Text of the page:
Emerson v. Clark, 3 Ill. 489, 2 Scam. 489 (1840)

Dec. 1840 · Illinois Supreme Court
3 Ill. 489, 2 Scam. 489

Joseph Emerson, appellant, v. George W. Clark, appellee.

Appeal from Scott.

An appeal from the Circuit to the Supreme Court, where the judgment is final, and amounts to $ 20, exclusive of costs, or relates to a franchise or freehold, is a matter of right; and no conditions, except those prescribed in the statute, can be annexed to an order granting an appeal.

It is not competent for a Court to direct that two papers, mentioned in a bill of exceptions, shall be included in the bill, upon being verified, by the affidavit of the defendant or his counsel, to be the same papers which were offered in evidence on the trial of the cause. A bill of exceptions under such circumstances is a nullity. The settling of a bill of exceptions is a judicial act.

This cause was tried in the Court below before the Hon. Samuel H. Treat and a jury, at the October term, 1839. Verdict and judgment were rendered for the plaintiff for $ 62,50. The defendant appealed to this Court.

*490Josiah Lamborn, for the appellant.

William Brown, for the appellee.

Browne, Justice,

delivered the opinion of the Court:

This was an action of trover brought in the Circuit Court of Scott county, by George W. Clark against Joseph Emerson, to recover damages for the conversion of a certain quantity of wheat. Upon the issue the verdict and judgment was for the plaintiff in the Court below. The principal error complained of is the manner in which the bill of exceptions was made out.

It appears from the order of the Court, that certain papers mentioned in the bill of exceptions to be copied therein, were not present in court, or on file.

The following order was made hy the Court below. “ It is therefore ordered, that unless the defendant shall, within twenty days from this date, file with the clerk of this Court said two papers, verified by affidavit of the defendant, or his counsel, to be the same two papers offered in evidence, and mentioned in the bill of exceptions, herein to be copied, the appeal ordered in this cause shall not be considered as granted, but said order granting said ap-. peal shall become and be void.”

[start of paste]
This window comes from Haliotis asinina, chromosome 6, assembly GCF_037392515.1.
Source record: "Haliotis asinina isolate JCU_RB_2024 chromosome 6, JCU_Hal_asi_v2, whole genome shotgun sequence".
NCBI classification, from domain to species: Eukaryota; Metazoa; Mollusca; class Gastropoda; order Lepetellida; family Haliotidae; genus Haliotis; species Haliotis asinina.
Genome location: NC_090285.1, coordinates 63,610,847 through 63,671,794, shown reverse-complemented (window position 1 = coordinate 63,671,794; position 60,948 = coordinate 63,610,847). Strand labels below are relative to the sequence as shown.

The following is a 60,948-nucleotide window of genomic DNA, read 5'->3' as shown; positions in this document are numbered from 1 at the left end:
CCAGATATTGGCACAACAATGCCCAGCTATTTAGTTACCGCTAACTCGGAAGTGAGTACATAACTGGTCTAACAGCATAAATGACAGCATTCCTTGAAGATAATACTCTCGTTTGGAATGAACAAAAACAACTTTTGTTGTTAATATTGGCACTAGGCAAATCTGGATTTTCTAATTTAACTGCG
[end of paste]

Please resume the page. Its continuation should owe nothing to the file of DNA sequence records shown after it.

“ Appeals from the Circuit Courts to the Supreme Court shall be allowed in all cases, where the judgment or decree appealed from be final, and shall amount, exclusive of costs, to the sum of twenty dollars,” &c; “provided, such appeal be prayed for at the time of rendering the judgment or decree, and provided the party praying for such appeal shall, by himself, or agent, or attorney, give bond with sufficient security to be approved by the Circuit Court, and filed in the clerk’s office of the Circuit Court, within the time limited by the Court. ” (1) The defendant below has complied with every requisition of the statute. The appeal, then, is complete. Nothing more, then, could be required of him. The appeal is absolute.

The law of Illinois in relation to bills of exceptions, is clothed in the following language; “If during the progress of any trial in any civil cause, either party shall allege an exception to the opinion of the Court, and reduce the same to writing, it shall be the duty of the judge to allow the said exception, and to sign and seal the same, and the said exception shall thereupon become part of the record of such cause. ” (2) The bill of exceptions, as ordered to be made out by the Court, was a nullity.

It was the duty of the Court to sign the bill of exceptions, if it was correct. If it did not truly state the case, the judge should refuse to sign it. It was not in the power of the Court to delegate its authority. It is a judicial act. It then stands in this Court, *491as if no exceptions had been taken to the opinion or instructions of the Court below.

Let the judgment of the Circuit Court of Scott county be affirmed, with costs.

Judgment affirmed.